The car company Renault are conducting a UK ZE tour to show and demonstrate their range of electric vehicles.
These include the Twizy, Fluence, Kangoo Van and the Zoe.
The display showed a number of Kangoo Vans, plenty of Twizy models a couple of Fluence cars and a single Zoe.
We drove a Twizy and it was just great – reasonable solid, fast enough, quiet and solid even with half doors.
People tend to stare at you on the road as you drive past. This is quite exciting.
Renault were also providing lots of information on the charging systems and EV infrastructure that makes owning an EV feasible. They highlighted the Source with over 500 charging points in London active today with plans to grow that to 1,300 by 2013.
Picture kindly sent in from Rick Woodbury the CEO of Commuter Cars.
Rick was driving to the islands in Puget Sound and from Seattle there are multiple ferry rides to choose from. One benefit of the Tango is that like the Sparrow it is classified as a Motor-Bike giving it priority loading on the Washington State Ferry Systems. This lets Rick bypass the check in lines for the ferry. Regular commuters save an hour or more every day with their motor bike or electric vehicle.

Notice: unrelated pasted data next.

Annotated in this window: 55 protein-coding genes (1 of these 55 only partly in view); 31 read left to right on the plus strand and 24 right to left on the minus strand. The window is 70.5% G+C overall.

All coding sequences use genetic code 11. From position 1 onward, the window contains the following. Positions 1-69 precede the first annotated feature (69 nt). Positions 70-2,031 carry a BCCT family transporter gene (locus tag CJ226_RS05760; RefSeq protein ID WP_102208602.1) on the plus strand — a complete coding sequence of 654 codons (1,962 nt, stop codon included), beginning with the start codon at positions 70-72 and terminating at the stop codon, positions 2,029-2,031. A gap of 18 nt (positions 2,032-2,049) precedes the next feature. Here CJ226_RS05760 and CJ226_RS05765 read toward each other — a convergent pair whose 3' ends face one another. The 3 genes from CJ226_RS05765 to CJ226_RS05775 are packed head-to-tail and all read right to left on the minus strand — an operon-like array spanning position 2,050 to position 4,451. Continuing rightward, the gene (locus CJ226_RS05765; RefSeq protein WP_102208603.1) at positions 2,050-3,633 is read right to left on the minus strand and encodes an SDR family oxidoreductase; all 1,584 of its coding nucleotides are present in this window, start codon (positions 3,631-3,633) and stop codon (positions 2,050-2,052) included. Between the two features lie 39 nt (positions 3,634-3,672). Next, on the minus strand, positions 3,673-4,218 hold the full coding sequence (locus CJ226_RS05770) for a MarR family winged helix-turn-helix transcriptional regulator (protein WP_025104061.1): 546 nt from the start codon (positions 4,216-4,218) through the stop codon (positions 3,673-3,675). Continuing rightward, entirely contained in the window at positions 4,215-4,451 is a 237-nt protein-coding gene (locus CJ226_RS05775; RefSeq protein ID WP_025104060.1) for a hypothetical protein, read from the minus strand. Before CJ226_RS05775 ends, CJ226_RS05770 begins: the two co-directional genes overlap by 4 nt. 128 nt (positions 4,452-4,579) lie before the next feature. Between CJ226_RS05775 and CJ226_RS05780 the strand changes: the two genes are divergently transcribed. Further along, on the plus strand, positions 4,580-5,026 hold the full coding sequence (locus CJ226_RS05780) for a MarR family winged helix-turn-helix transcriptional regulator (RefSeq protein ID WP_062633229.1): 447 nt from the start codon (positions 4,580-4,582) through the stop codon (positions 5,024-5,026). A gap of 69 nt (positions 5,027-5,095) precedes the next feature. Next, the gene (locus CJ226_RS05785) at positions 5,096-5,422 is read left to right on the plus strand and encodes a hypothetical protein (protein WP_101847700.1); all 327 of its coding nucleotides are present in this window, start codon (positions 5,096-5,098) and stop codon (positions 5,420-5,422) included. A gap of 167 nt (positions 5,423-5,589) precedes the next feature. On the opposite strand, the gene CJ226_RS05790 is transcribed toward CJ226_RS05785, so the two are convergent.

At the great Goodwood Festival of Speed there is always a Future Tent where the advanced motoring concepts and ideas are to be found. This year was no exception with a number of interesting vehicles, including a pair of MIA cars.
Inside the tent was a new 3 seater Mia in white while outside on the Goodwood grass was a Mia van. They looked a little strange next to the concept cars from Toyota and Mazda. However the Mia is real and you can buy one today in the UK.
Goodwood had a number of interesting EV vehicles – The GM Volt and Vauxhall Ampere were on display. The most interesting in terms of clever was the Volvo Plug in diesel hybrid. To be reviewed in detail.